Vladimir Putin recently announced his plans for reforms that would reduce the powers of his successor, by watering down the presidency and strengthening parliament. This will involve giving the lower house of parliament (Duma) powers to appoint the prime minister and the cabinet.
This will be different from the current arrangement where the prime minister is appointed by the president before being approved by the parliament. Other proposed changes were: limiting the supremacy of international law, amending the rules on the presidential term and strengthening laws that prohibit presidential candidates who have held citizenship or foreign residency permits.
Prime Minister Dimitry Medvedev who resigned with his cabinet after Putin’s announcement said: “These changes, when they are adopted, will introduce substantial changes not only to an entire range of articles of the constitution, but also to the entire balance of power, the power of the executive, the power of the legislature, the power of judiciary”.
He said he was resigning together with his ministers to allow Putin to make important decisions. He had served as President several years back before switching roles with Putin, but what has left many people talking is what Putin is trying to achieve with his reforms.
Reports of plans to introduce constitutional reforms that would enable Putin to be able to cling on to power had first emerged mid last year when Bloomberg claimed that his aides and advisors were working on ways to allow him to prolong his rule. It claimed that among the changes that were being considered were electoral reforms that were to give the Kremlin control over parliament thus enabling Putin to extend his rule.
Shortly after, the speaker of Russia’s parliament Mr, Vyacheslav Volodin published an article titled ‘Living Constitution of Development’, in which he proposed changes to the Russian constitution. Among his proposals was for the parliament to be given more powers to appoint cabinet ministers and prime ministers in what he termed as “the participation of the State Duma (parliament) in the formation of the Government of the Russian Federation.”
He justified his proposals by saying, “A greater balance of power does not boil down to the task of providing checks and balances. The main thing that it should is a higher quality of interaction and coordination of the work of the state mechanism. The quality of a democratic government, which in turn is just necessary for the fullest possible realization of rights and constitutional foundations.”
Bloomberg cited two people close to the Kremlin and one legislator claimed, “Keeping a stronghold on parliament would widen Putin’s room for manoeuvrability. It could potentially allow the 66-year-old Russian president to switch roles, keeping the reign of power as head of the ruling party and prime minister with expanded constitutional authority at the expense of the presidency.”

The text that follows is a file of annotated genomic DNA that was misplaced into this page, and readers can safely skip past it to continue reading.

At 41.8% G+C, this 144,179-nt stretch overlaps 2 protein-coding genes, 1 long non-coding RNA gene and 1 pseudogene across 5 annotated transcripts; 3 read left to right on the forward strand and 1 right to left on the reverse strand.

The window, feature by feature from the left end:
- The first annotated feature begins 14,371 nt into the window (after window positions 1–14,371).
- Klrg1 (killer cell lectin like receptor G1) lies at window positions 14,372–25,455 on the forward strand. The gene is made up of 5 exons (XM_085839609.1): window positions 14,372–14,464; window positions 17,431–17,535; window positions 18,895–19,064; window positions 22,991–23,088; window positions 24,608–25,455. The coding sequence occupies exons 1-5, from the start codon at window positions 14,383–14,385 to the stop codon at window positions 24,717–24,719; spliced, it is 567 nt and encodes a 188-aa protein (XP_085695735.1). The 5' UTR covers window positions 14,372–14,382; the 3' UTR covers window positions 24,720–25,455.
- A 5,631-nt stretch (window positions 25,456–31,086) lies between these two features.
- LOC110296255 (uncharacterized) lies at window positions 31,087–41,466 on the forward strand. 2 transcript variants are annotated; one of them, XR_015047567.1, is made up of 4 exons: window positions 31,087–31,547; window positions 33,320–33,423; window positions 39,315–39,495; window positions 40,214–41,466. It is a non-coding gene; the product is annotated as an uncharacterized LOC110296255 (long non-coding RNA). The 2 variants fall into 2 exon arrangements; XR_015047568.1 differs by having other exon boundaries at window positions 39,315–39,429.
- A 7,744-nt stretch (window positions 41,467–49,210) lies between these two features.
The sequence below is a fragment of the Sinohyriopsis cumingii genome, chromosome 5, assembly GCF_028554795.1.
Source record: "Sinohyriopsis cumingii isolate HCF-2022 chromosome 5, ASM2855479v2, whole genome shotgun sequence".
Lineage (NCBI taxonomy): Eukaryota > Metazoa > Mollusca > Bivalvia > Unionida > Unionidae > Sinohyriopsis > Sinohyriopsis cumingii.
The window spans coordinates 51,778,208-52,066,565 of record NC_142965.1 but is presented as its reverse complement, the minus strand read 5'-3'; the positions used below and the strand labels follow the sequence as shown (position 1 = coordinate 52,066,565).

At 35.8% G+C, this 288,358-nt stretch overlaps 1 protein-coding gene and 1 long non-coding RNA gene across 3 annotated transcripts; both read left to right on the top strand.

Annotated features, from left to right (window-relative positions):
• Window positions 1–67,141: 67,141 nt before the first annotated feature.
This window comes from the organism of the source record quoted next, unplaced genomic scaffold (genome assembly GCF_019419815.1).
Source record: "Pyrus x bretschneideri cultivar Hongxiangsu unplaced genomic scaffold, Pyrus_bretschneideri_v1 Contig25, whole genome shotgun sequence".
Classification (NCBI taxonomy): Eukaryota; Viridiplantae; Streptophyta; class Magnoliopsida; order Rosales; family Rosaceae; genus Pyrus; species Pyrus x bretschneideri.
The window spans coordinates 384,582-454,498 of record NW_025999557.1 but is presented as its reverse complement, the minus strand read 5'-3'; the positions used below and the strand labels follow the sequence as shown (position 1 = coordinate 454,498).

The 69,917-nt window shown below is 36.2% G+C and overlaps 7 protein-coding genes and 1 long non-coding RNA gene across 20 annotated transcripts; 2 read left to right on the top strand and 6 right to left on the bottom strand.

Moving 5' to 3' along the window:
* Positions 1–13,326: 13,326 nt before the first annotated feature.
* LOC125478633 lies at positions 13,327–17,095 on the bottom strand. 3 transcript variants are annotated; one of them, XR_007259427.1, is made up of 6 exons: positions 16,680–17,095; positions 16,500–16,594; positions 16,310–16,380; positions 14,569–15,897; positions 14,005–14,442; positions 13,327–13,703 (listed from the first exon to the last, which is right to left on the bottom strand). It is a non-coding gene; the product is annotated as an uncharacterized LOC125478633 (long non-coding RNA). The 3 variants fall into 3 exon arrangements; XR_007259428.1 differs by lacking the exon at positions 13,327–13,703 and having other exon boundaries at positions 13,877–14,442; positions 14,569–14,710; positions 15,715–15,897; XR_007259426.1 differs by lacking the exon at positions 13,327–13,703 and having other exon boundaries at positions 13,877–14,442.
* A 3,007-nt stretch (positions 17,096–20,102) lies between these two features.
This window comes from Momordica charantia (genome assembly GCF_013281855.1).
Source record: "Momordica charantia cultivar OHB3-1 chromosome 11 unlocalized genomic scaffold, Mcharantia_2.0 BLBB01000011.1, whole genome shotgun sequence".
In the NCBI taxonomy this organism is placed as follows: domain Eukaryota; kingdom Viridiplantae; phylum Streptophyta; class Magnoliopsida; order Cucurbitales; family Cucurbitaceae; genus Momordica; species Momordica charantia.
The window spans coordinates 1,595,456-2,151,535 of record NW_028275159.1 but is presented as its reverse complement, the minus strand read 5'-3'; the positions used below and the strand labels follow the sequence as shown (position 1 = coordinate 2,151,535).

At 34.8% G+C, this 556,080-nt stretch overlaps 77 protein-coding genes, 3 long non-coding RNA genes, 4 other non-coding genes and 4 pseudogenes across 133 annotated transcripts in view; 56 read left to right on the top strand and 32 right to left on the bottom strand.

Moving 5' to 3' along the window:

But this appears not to be the case. Putin is not interested in extending his rule or switching roles with Medvedev to return as a powerful prime minister. He aims to leave the government at the end of his term but continue wielding power behind the scene. Why?
Professor Daniel Treisman of the University of California recently said, “For most autocratic leaders, it has been quite dangerous to leave power. Things have to be going extremely well, and the system has to be stable, to get out without any repercussion.”
Putin has a legacy, allies and interests which he will he need to protect even after he leaves the government. They are so entrenched in the Russian political system that the absence of his patronage would result in a serious disruption. Apart from that, remaining powerful could also help him avoid international legal actions that could come calling after he leaves power. Although at home, he will still enjoy immunity from prosecution under a law passed in 2001.
One state vehicle through which Putin will most probably use to pull the strings in the government after his retirement, is the State Council which he currently chairs. According to the Kremlin, “the State Council is an advisory body that assists the President in guaranteeing coordinated functioning and interaction of the various state bodies of powers.”
The composition of the council leaves no doubt about its influence. Among its members are the “Speaker of the Federation Council of the Federal Assembly of the Russian Federation, the Speaker of the State Duma of the Federal Assembly of the Russian Federation, Presidential Plenipotentiary Envoys to the federal districts, heads of the highest executive agencies of state power in Russia’s federal constituent entities, and the heads of the political parties in the State Duma.”
Although the work of the council has been advisory, in the latest constitutional proposals Putin wants to enshrine it formally in the constitution to give it clear and substantive powers. Leading such a powerful body would place him over his successor as a supreme leader.
One doesn’t have to be serving in the government to be in the council. As the Kremlin states on its website, “State council can be extended to individuals holding senior positions” but also people “who have extensive experience of public service”. So there is nothing to prevent Putin from serving in the council after his retirement.
A deal between Medvedev and Putin in the latest developments is something nobody can deny. The two have enjoyed close working relationship apart from being close political allies, and whatever they have under their sleeves in these new manoeuvres is still being unravelled.